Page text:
In an opinion piece from the Washington Post titled, "O say can you see that we need a new anthem?", its objective was to push the idea that the national anthem should be replaced with a more, dare I say, user-friendly piece that we can remember and sing along with.
While I cannot say with all honesty that I can repeat the anthem word for word. Nor can I say that I am able to hit each note pitch perfect.
Yet, to say we should get rid of it, simply because to sing to an easier tune, that is another sign that we as a people have become so distant from our roots, that we are willing to sacrifice an song that has become synonymous with our nation, even before it became our official anthem.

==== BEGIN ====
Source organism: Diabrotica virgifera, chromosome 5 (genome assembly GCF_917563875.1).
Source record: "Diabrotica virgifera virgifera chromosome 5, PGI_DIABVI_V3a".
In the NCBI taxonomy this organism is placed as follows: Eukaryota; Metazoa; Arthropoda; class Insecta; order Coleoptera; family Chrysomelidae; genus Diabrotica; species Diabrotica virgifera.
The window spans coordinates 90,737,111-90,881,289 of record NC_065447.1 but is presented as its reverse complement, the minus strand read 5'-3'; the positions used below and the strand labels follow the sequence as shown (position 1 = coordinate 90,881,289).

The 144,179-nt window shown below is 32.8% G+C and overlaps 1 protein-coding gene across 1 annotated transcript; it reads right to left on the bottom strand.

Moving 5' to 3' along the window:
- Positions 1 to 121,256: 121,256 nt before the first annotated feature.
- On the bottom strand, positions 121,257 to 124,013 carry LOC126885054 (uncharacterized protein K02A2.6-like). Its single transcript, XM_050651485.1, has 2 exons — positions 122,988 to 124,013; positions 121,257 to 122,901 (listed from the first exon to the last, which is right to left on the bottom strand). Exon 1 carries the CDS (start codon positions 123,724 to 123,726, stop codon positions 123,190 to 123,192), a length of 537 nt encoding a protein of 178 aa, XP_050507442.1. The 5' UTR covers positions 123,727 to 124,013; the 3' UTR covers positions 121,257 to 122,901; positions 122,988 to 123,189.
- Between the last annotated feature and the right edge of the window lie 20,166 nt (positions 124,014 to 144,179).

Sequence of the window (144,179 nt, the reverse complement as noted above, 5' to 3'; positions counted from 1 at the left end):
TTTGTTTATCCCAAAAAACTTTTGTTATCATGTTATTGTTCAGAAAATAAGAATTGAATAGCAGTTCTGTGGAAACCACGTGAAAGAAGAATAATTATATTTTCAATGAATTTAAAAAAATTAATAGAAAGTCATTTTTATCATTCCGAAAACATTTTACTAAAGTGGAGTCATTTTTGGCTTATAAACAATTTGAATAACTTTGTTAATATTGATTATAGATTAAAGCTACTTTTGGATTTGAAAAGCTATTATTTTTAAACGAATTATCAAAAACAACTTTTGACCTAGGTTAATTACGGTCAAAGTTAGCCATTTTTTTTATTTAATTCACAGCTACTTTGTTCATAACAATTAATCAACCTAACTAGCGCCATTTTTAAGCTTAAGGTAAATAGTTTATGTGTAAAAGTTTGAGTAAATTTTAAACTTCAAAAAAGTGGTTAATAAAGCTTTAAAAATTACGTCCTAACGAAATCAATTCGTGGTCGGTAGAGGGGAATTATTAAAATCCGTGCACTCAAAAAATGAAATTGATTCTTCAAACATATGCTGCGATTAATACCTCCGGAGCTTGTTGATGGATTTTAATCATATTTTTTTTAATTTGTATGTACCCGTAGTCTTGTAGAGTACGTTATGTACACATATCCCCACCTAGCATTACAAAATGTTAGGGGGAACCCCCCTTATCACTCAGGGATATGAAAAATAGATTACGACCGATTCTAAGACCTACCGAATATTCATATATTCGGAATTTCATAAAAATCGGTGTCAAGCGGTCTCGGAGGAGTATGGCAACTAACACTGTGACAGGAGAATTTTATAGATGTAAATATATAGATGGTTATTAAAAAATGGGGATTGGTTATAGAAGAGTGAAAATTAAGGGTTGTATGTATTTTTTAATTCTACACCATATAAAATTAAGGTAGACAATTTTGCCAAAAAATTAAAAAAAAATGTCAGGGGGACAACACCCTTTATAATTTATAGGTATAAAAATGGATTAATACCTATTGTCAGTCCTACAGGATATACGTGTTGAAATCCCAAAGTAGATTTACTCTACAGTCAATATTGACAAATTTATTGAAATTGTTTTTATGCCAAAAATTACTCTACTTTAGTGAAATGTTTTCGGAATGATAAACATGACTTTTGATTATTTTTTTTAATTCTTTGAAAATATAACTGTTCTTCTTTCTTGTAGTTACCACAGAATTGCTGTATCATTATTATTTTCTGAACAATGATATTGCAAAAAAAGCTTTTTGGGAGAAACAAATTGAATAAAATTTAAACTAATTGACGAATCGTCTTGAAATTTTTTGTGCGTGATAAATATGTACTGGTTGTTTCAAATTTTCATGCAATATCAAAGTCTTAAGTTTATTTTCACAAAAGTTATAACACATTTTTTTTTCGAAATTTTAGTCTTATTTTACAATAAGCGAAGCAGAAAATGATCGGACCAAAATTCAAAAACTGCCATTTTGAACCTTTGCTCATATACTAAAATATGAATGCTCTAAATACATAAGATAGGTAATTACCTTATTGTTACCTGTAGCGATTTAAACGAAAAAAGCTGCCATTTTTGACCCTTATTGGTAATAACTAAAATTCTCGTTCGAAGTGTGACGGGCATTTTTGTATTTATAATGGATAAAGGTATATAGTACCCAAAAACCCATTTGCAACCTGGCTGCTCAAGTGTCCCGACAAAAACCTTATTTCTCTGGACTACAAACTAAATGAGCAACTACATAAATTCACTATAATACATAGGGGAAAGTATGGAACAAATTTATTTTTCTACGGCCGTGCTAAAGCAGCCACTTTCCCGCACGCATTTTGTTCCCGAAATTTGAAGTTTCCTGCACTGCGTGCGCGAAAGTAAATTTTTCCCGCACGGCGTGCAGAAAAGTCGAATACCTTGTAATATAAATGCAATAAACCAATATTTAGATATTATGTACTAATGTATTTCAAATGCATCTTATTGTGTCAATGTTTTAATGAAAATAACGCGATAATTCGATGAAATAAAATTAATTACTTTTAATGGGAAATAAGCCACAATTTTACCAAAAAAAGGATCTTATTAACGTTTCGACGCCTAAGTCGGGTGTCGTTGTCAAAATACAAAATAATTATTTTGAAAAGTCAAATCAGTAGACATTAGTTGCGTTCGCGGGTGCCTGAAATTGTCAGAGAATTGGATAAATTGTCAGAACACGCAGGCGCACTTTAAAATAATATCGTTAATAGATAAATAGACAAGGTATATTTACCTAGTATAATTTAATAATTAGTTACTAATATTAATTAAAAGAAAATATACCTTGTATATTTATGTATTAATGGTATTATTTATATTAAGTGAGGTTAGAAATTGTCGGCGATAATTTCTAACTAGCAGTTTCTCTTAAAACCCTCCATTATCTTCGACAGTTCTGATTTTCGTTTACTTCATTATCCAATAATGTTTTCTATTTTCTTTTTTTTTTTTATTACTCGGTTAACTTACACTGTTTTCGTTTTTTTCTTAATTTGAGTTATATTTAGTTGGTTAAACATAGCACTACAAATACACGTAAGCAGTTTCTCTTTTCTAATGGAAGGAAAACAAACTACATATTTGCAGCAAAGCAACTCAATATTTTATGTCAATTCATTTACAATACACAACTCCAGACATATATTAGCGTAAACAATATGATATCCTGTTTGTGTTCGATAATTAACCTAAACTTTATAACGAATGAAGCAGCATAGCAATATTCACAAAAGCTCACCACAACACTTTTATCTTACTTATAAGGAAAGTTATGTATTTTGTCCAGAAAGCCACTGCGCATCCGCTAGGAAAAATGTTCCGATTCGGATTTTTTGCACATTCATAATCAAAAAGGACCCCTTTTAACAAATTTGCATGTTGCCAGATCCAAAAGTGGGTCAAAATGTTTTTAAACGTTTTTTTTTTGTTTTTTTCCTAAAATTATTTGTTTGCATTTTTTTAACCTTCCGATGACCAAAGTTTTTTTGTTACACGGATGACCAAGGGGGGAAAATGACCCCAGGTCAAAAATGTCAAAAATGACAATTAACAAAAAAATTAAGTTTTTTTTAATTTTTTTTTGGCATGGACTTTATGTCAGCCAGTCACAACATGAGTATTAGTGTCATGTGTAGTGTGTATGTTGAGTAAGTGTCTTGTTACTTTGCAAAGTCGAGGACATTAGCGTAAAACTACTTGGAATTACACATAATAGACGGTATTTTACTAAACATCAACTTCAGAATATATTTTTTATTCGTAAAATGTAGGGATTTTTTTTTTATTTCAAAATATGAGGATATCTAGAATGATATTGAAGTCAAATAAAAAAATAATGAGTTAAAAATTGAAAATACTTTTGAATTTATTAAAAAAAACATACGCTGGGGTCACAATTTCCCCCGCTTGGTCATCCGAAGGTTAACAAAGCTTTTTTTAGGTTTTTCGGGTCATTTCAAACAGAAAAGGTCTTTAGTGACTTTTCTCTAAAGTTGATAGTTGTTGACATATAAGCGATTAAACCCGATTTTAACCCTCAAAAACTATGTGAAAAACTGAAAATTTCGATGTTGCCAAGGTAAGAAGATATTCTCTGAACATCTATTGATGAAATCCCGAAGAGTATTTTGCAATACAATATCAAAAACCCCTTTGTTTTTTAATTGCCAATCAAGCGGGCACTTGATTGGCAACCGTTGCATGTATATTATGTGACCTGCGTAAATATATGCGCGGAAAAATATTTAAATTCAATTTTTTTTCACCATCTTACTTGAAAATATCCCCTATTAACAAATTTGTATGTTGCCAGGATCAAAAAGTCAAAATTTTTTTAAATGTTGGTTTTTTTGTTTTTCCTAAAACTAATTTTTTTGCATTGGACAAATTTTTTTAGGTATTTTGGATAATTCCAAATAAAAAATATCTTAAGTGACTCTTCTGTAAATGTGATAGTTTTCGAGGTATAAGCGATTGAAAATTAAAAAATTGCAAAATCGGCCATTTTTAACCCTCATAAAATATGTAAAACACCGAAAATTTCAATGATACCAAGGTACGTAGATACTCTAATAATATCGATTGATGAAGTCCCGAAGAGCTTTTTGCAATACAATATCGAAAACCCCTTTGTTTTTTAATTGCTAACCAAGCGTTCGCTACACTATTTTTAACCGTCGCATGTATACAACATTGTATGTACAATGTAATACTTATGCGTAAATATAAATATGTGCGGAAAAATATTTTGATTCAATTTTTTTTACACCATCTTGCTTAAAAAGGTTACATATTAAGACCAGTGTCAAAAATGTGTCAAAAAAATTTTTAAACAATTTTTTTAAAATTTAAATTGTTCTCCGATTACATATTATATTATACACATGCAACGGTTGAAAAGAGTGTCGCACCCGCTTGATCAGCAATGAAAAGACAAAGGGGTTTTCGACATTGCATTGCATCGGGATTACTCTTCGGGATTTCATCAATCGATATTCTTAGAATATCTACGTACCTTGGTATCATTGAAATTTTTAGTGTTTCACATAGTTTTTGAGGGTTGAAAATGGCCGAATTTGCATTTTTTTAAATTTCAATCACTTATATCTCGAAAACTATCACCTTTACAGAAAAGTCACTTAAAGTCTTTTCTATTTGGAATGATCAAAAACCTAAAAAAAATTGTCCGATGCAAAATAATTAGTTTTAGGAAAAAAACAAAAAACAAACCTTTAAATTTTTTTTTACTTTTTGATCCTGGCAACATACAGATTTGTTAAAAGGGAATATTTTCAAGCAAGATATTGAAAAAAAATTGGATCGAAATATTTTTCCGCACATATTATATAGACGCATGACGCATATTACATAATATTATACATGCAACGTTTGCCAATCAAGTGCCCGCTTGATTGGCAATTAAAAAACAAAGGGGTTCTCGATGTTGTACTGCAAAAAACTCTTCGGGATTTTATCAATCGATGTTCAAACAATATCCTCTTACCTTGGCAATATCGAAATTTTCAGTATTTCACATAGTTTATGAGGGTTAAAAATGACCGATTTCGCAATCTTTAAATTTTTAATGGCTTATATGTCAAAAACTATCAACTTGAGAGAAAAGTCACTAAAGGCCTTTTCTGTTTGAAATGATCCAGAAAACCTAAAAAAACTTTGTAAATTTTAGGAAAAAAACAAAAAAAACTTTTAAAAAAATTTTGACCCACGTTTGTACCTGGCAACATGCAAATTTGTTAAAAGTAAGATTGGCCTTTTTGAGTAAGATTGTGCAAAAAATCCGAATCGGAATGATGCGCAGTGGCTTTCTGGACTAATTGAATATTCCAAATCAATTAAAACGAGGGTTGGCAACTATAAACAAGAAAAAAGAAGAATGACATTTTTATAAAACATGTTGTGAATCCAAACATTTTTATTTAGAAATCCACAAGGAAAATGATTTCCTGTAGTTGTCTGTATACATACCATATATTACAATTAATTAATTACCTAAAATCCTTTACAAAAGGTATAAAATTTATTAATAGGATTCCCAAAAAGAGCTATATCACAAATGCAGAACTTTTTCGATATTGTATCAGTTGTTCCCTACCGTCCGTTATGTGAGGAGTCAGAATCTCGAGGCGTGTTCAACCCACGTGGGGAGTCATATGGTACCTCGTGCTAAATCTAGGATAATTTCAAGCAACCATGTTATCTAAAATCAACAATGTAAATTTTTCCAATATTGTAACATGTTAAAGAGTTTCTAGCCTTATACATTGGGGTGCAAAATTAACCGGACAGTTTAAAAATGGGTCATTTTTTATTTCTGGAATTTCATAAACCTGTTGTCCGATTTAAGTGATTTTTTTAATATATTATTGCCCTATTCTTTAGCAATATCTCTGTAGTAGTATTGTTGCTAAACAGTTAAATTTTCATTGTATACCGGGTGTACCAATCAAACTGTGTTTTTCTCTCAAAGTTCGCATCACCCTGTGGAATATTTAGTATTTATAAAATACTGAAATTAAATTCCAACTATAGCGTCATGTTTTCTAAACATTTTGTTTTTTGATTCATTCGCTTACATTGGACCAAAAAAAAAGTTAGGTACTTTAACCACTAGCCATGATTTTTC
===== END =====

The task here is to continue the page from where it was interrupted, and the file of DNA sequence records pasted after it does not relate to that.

Yes the song is difficult, and it requires a trained voice to sing it properly, but it also signifies the conditions that led to its creation, and the nation that claims it today.
The song was written by Francis Scott Key, a man who was forced to stay aboard a British warship, while the battle for Ft. McHenry was waging.
This engagement followed the burning of Washington, D.C., and was one of two engagements that helped to secure American sovereignty during the early 19th century.
The real issue that must be looked at is; whether or not it is the song's fault or our fault for its difficulty?
If we gave a care about the song, and its cultural investment, we would make the effort to know the words, to try and hit the notes, success or no.
The sad fact is we don't care about our heritage, our culture, about anything that doesn't mean result in our own enjoyment and amusement.
I think whoever wrote this editorial needs to stop blaming the song, and blaming the people who have forsaken it, for they allowed this problem to fester itself into being.